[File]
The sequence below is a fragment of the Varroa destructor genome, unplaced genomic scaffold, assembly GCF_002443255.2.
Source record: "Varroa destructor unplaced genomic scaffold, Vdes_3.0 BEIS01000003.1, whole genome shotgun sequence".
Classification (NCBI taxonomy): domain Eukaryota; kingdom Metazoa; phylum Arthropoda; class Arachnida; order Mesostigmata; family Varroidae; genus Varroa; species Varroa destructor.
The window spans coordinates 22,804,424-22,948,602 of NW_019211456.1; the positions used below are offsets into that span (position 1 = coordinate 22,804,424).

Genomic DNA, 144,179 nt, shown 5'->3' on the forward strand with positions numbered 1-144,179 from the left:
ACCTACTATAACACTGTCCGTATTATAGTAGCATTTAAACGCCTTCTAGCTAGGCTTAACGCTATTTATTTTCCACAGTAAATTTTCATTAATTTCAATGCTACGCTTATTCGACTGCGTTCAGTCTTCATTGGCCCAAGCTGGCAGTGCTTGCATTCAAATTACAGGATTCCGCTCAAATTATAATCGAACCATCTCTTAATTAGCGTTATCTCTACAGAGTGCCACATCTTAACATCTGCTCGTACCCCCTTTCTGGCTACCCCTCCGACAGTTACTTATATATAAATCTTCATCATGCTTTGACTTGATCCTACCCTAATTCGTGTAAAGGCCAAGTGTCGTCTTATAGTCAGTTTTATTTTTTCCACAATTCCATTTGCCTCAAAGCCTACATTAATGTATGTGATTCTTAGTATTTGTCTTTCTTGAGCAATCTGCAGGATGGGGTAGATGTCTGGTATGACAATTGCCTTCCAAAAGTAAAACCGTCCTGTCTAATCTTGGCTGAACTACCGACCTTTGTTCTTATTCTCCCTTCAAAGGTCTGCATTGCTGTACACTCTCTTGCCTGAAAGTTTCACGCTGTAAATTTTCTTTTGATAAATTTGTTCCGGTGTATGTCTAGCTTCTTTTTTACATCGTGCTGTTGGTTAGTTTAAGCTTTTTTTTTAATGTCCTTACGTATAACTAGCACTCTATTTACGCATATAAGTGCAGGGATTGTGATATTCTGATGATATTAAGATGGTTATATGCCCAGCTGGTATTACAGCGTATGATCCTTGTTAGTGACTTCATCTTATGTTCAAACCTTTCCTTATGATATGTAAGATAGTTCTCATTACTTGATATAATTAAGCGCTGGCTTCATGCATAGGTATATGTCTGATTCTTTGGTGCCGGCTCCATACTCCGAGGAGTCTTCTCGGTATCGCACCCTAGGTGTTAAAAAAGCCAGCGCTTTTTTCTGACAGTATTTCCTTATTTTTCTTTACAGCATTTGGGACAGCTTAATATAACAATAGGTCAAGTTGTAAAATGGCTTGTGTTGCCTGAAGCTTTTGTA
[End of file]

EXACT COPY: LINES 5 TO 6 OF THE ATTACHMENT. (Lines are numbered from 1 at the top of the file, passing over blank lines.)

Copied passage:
Genomic DNA, 144,179 nt, shown 5'->3' on the forward strand with positions numbered 1-144,179 from the left:
ACCTACTATAACACTGTCCGTATTATAGTAGCATTTAAACGCCTTCTAGCTAGGCTTAACGCTATTTATTTTCCACAGTAAATTTTCATTAATTTCAATGCTACGCTTATTCGACTGCGTTCAGTCTTCATTGGCCCAAGCTGGCAGTGCTTGCATTCAAATTACAGGATTCCGCTCAAATTATAATCGAACCATCTCTTAATTAGCGTTATCTCTACAGAGTGCCACATCTTAACATCTGCTCGTACCCCCTTTCTGGCTACCCCTCCGACAGTTACTTATATATAAATCTTCATCATGCTTTGACTTGATCCTACCCTAATTCGTGTAAAGGCCAAGTGTCGTCTTATAGTCAGTTTTATTTTTTCCACAATTCCATTTGCCTCAAAGCCTACATTAATGTATGTGATTCTTAGTATTTGTCTTTCTTGAGCAATCTGCAGGATGGGGTAGATGTCTGGTATGACAATTGCCTTCCAAAAGTAAAACCGTCCTGTCTAATCTTGGCTGAACTACCGACCTTTGTTCTTATTCTCCCTTCAAAGGTCTGCATTGCTGTACACTCTCTTGCCTGAAAGTTTCACGCTGTAAATTTTCTTTTGATAAATTTGTTCCGGTGTATGTCTAGCTTCTTTTTTACATCGTGCTGTTGGTTAGTTTAAGCTTTTTTTTTAATGTCCTTACGTATAACTAGCACTCTATTTACGCATATAAGTGCAGGGATTGTGATATTCTGATGATATTAAGATGGTTATATGCCCAGCTGGTATTACAGCGTATGATCCTTGTTAGTGACTTCATCTTATGTTCAAACCTTTCCTTATGATATGTAAGATAGTTCTCATTACTTGATATAATTAAGCGCTGGCTTCATGCATAGGTATATGTCTGATTCTTTGGTGCCGGCTCCATACTCCGAGGAGTCTTCTCGGTATCGCACCCTAGGTGTTAAAAAAGCCAGCGCTTTTTTCTGACAGTATTTCCTTATTTTTCTTTACAGCATTTGGGACAGCTTAATATAACAATAGGTCAAGTTGTAAAATGGCTTGTGTTGCCTGAAGCTTTTGTA